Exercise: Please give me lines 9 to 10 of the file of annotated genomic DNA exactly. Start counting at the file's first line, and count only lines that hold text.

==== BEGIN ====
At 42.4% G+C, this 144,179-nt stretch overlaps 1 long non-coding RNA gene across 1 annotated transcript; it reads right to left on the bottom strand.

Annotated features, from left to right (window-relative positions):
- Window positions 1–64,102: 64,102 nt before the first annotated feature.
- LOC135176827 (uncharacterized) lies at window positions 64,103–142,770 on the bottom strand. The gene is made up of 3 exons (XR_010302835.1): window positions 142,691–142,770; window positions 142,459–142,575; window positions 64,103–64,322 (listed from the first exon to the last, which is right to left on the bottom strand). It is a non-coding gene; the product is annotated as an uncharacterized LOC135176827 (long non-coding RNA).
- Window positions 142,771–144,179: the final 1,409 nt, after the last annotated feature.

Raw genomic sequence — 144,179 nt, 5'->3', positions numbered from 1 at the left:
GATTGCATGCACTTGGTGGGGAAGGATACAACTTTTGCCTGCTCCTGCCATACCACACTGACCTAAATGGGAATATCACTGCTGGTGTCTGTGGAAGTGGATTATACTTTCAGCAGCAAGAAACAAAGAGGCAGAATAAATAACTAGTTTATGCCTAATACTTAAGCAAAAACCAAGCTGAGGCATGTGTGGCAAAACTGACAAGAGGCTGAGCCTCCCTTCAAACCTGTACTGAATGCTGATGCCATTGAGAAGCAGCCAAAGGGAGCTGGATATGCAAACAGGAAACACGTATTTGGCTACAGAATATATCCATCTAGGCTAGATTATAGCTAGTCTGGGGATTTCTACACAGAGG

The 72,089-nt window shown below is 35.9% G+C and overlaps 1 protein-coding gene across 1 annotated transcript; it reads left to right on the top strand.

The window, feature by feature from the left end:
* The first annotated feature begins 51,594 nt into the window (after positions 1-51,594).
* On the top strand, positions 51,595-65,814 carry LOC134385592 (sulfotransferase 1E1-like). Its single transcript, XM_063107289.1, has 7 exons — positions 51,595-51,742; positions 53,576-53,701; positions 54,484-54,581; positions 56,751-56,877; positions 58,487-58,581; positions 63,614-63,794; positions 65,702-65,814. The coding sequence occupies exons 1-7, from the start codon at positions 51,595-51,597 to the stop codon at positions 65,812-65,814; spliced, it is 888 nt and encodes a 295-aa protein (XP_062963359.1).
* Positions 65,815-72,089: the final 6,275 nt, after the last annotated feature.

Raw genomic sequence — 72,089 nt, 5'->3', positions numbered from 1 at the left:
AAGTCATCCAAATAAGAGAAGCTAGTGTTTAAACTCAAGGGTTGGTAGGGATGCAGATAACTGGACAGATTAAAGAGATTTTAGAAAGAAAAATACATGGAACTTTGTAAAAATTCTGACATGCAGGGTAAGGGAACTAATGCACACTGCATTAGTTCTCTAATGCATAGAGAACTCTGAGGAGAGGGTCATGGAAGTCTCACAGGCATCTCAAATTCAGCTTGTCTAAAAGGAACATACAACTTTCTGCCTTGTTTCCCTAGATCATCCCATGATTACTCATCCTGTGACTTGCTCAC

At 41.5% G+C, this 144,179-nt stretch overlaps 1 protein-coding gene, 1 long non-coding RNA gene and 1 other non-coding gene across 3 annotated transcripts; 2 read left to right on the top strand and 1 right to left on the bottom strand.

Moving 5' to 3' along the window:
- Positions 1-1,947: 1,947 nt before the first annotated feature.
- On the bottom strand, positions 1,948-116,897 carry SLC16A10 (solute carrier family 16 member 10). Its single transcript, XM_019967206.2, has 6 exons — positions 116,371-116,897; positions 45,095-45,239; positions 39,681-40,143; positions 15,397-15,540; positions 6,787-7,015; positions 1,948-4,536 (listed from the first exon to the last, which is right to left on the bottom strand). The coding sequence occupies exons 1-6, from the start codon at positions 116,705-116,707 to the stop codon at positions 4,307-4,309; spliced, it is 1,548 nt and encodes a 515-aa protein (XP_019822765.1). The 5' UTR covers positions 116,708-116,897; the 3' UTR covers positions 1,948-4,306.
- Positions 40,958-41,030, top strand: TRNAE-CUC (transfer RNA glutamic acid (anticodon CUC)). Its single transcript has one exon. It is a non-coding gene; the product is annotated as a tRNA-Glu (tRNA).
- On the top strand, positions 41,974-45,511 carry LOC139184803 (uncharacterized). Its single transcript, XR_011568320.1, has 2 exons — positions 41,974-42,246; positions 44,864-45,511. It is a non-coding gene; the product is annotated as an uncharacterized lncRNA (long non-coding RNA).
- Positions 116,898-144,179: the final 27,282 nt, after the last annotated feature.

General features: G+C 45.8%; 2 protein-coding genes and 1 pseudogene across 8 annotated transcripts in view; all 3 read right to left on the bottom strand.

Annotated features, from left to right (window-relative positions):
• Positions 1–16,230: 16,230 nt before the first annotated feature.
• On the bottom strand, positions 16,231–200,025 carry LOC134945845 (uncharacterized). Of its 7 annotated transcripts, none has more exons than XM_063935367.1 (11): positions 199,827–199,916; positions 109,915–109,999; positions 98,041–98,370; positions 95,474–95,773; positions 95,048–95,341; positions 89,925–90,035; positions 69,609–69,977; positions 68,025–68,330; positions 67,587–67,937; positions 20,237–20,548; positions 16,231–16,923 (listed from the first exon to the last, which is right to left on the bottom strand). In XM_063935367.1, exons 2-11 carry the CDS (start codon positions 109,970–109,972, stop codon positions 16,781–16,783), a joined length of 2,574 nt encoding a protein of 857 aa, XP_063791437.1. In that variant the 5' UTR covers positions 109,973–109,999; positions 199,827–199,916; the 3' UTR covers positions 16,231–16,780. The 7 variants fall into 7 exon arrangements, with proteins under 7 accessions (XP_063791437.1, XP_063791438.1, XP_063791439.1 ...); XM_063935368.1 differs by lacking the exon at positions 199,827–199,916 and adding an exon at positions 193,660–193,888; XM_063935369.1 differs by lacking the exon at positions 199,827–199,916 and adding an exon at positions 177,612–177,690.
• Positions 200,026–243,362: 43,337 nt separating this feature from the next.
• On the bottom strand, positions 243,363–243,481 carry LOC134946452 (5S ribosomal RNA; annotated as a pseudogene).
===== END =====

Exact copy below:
The window, feature by feature from the left end:
* The first annotated feature begins 51,594 nt into the window (after positions 1-51,594).